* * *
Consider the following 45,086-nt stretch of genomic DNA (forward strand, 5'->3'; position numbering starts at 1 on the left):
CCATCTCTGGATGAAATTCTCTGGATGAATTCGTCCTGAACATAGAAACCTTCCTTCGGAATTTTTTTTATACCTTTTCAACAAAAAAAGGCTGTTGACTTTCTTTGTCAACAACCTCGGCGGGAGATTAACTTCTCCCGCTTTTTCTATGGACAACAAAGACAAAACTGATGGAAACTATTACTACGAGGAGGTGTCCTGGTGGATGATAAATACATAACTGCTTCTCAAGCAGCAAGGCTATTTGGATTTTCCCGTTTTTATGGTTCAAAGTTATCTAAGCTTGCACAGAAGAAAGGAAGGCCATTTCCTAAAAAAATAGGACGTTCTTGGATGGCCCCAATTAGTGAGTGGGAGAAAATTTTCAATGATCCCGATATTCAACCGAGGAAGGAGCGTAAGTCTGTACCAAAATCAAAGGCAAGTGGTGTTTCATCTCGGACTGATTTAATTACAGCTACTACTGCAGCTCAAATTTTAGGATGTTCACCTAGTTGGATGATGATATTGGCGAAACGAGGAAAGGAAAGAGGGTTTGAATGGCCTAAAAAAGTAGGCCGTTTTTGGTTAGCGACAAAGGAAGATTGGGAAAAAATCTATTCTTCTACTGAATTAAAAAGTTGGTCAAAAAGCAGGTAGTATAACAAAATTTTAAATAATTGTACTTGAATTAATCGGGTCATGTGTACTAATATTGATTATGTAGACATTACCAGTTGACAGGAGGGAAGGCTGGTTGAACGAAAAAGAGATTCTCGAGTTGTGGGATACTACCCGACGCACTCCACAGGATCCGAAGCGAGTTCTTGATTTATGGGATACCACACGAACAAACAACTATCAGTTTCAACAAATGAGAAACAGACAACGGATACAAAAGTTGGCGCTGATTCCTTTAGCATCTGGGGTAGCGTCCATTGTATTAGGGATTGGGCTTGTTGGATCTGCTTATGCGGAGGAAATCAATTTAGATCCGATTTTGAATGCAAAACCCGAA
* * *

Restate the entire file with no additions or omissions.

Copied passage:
Consider the following 45,086-nt stretch of genomic DNA (forward strand, 5'->3'; position numbering starts at 1 on the left):
CCATCTCTGGATGAAATTCTCTGGATGAATTCGTCCTGAACATAGAAACCTTCCTTCGGAATTTTTTTTATACCTTTTCAACAAAAAAAGGCTGTTGACTTTCTTTGTCAACAACCTCGGCGGGAGATTAACTTCTCCCGCTTTTTCTATGGACAACAAAGACAAAACTGATGGAAACTATTACTACGAGGAGGTGTCCTGGTGGATGATAAATACATAACTGCTTCTCAAGCAGCAAGGCTATTTGGATTTTCCCGTTTTTATGGTTCAAAGTTATCTAAGCTTGCACAGAAGAAAGGAAGGCCATTTCCTAAAAAAATAGGACGTTCTTGGATGGCCCCAATTAGTGAGTGGGAGAAAATTTTCAATGATCCCGATATTCAACCGAGGAAGGAGCGTAAGTCTGTACCAAAATCAAAGGCAAGTGGTGTTTCATCTCGGACTGATTTAATTACAGCTACTACTGCAGCTCAAATTTTAGGATGTTCACCTAGTTGGATGATGATATTGGCGAAACGAGGAAAGGAAAGAGGGTTTGAATGGCCTAAAAAAGTAGGCCGTTTTTGGTTAGCGACAAAGGAAGATTGGGAAAAAATCTATTCTTCTACTGAATTAAAAAGTTGGTCAAAAAGCAGGTAGTATAACAAAATTTTAAATAATTGTACTTGAATTAATCGGGTCATGTGTACTAATATTGATTATGTAGACATTACCAGTTGACAGGAGGGAAGGCTGGTTGAACGAAAAAGAGATTCTCGAGTTGTGGGATACTACCCGACGCACTCCACAGGATCCGAAGCGAGTTCTTGATTTATGGGATACCACACGAACAAACAACTATCAGTTTCAACAAATGAGAAACAGACAACGGATACAAAAGTTGGCGCTGATTCCTTTAGCATCTGGGGTAGCGTCCATTGTATTAGGGATTGGGCTTGTTGGATCTGCTTATGCGGAGGAAATCAATTTAGATCCGATTTTGAATGCAAAACCCGAA